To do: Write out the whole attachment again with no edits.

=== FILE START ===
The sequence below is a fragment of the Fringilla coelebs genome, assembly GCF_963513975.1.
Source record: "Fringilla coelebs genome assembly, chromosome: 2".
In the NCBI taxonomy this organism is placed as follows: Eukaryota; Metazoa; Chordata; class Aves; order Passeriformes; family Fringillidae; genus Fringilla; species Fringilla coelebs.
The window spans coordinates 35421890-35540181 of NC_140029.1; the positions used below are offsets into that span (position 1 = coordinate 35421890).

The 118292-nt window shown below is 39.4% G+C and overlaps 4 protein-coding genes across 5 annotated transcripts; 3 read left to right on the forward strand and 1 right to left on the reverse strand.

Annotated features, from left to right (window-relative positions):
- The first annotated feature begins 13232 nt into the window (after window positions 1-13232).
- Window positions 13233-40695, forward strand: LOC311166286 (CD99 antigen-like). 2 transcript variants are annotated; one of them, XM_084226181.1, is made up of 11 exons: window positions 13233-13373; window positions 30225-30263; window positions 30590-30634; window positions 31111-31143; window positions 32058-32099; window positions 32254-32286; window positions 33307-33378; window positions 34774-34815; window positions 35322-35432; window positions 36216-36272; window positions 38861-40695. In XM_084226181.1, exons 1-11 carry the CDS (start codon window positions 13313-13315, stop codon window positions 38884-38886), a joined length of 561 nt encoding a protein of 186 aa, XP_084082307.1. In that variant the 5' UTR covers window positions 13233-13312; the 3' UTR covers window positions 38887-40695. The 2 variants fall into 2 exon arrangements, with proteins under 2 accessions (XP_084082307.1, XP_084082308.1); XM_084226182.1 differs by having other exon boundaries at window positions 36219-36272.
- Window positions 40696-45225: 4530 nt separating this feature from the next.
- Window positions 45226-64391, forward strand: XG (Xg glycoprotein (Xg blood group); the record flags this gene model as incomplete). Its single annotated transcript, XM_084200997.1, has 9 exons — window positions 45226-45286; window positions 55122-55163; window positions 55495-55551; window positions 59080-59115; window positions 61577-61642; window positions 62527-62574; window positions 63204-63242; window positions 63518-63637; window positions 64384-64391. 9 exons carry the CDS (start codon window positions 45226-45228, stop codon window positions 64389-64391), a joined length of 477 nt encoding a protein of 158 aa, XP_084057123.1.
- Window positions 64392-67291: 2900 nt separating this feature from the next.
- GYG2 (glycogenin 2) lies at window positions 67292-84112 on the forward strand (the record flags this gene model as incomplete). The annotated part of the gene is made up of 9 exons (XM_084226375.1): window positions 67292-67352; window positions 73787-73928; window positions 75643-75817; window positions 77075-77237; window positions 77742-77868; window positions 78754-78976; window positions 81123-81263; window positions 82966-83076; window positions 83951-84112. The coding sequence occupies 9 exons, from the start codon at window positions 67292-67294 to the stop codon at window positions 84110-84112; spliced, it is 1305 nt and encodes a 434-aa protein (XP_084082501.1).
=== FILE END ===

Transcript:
The sequence below is a fragment of the Fringilla coelebs genome, assembly GCF_963513975.1.
Source record: "Fringilla coelebs genome assembly, chromosome: 2".
In the NCBI taxonomy this organism is placed as follows: Eukaryota; Metazoa; Chordata; class Aves; order Passeriformes; family Fringillidae; genus Fringilla; species Fringilla coelebs.
The window spans coordinates 35421890-35540181 of NC_140029.1; the positions used below are offsets into that span (position 1 = coordinate 35421890).

The 118292-nt window shown below is 39.4% G+C and overlaps 4 protein-coding genes across 5 annotated transcripts; 3 read left to right on the forward strand and 1 right to left on the reverse strand.

Annotated features, from left to right (window-relative positions):
- The first annotated feature begins 13232 nt into the window (after window positions 1-13232).
- Window positions 13233-40695, forward strand: LOC311166286 (CD99 antigen-like). 2 transcript variants are annotated; one of them, XM_084226181.1, is made up of 11 exons: window positions 13233-13373; window positions 30225-30263; window positions 30590-30634; window positions 31111-31143; window positions 32058-32099; window positions 32254-32286; window positions 33307-33378; window positions 34774-34815; window positions 35322-35432; window positions 36216-36272; window positions 38861-40695. In XM_084226181.1, exons 1-11 carry the CDS (start codon window positions 13313-13315, stop codon window positions 38884-38886), a joined length of 561 nt encoding a protein of 186 aa, XP_084082307.1. In that variant the 5' UTR covers window positions 13233-13312; the 3' UTR covers window positions 38887-40695. The 2 variants fall into 2 exon arrangements, with proteins under 2 accessions (XP_084082307.1, XP_084082308.1); XM_084226182.1 differs by having other exon boundaries at window positions 36219-36272.
- Window positions 40696-45225: 4530 nt separating this feature from the next.
- Window positions 45226-64391, forward strand: XG (Xg glycoprotein (Xg blood group); the record flags this gene model as incomplete). Its single annotated transcript, XM_084200997.1, has 9 exons — window positions 45226-45286; window positions 55122-55163; window positions 55495-55551; window positions 59080-59115; window positions 61577-61642; window positions 62527-62574; window positions 63204-63242; window positions 63518-63637; window positions 64384-64391. 9 exons carry the CDS (start codon window positions 45226-45228, stop codon window positions 64389-64391), a joined length of 477 nt encoding a protein of 158 aa, XP_084057123.1.
- Window positions 64392-67291: 2900 nt separating this feature from the next.
- GYG2 (glycogenin 2) lies at window positions 67292-84112 on the forward strand (the record flags this gene model as incomplete). The annotated part of the gene is made up of 9 exons (XM_084226375.1): window positions 67292-67352; window positions 73787-73928; window positions 75643-75817; window positions 77075-77237; window positions 77742-77868; window positions 78754-78976; window positions 81123-81263; window positions 82966-83076; window positions 83951-84112. The coding sequence occupies 9 exons, from the start codon at window positions 67292-67294 to the stop codon at window positions 84110-84112; spliced, it is 1305 nt and encodes a 434-aa protein (XP_084082501.1).